The transcripts of the official inquiry into the culture, practices and ethics of the press. More…

I find it terribly flattering that you think I could appoint the Commissioner of the Metropolitan Police, and so it should be. But no, I was glad that -- you know, I -- one of the difficulties in this is we are talking about police, here, now, and I understand that, but we could be having this conversation parallel about politicians. We could be having this conversation about showbiz personalities. You know, this wasn't my life. This was a bit of my life, you know. We could be having the same conversation about journalism.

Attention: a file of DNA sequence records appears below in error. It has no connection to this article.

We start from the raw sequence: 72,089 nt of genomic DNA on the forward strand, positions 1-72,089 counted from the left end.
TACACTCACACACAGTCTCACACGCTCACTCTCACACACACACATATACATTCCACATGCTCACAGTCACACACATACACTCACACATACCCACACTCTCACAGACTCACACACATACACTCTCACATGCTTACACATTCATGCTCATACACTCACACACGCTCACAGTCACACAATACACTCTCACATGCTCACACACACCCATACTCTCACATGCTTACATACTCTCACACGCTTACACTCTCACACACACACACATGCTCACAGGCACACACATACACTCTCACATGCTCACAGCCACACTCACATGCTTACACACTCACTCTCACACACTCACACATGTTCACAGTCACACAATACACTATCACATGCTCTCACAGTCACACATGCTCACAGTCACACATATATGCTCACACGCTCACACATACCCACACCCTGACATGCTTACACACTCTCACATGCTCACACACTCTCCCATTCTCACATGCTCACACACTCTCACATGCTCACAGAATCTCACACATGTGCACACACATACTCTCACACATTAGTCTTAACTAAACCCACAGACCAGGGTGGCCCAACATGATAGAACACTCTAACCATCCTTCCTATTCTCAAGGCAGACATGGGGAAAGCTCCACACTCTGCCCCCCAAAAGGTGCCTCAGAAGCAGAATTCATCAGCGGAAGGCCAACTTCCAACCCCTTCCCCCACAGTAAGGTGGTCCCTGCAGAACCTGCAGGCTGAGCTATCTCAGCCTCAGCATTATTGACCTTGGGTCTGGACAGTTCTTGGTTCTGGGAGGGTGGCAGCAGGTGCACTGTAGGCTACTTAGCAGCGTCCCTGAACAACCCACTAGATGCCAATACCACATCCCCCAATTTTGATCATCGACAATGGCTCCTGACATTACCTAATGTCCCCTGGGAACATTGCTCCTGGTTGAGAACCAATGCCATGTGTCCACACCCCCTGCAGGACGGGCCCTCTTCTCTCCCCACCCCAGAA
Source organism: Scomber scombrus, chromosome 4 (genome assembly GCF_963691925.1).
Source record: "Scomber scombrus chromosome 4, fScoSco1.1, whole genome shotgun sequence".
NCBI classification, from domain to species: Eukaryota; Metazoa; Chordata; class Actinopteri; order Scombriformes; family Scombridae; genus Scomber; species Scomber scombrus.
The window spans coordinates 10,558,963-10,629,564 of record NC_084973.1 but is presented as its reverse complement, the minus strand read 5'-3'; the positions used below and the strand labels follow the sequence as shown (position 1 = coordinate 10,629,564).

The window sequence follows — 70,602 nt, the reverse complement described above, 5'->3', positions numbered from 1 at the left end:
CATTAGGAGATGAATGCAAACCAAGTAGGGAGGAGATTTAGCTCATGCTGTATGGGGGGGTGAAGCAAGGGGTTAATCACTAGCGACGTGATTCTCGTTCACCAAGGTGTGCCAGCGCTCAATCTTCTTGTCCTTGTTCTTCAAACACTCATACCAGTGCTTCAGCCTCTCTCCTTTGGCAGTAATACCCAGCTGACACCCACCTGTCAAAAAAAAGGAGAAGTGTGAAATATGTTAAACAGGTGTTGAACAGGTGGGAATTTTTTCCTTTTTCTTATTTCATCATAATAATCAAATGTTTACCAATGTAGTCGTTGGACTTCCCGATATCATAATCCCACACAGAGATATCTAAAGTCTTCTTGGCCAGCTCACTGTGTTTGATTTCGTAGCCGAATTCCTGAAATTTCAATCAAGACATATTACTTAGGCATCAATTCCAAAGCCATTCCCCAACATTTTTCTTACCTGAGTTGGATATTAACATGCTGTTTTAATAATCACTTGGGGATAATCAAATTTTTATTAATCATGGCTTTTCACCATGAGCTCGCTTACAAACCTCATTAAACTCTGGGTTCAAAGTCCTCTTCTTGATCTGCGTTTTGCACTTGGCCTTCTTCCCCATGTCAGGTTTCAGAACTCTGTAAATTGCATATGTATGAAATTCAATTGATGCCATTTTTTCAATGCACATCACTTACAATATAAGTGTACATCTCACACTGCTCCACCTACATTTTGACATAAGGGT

What happened was that this was a guy who was going for it. I gave him some input. He succeeded. I thought, "Happy days, because this has worked out all right and hopefully there will be a better moving forward way for the media and the Metropolitan Police." That benefited my newspaper, so it was good all round. I similarly felt, at the time, that there was a better relationship we were working on, for instance, at the Home Office. All right? I didn't necessarily think that that was of instant benefit to me. I got on with Alastair Campbell. It wasn't just a benefit to me that the -- you know, you were able to talk to Alastair Campbell in the press, if you see what I mean. All I'm saying is my life is not about the MPS.

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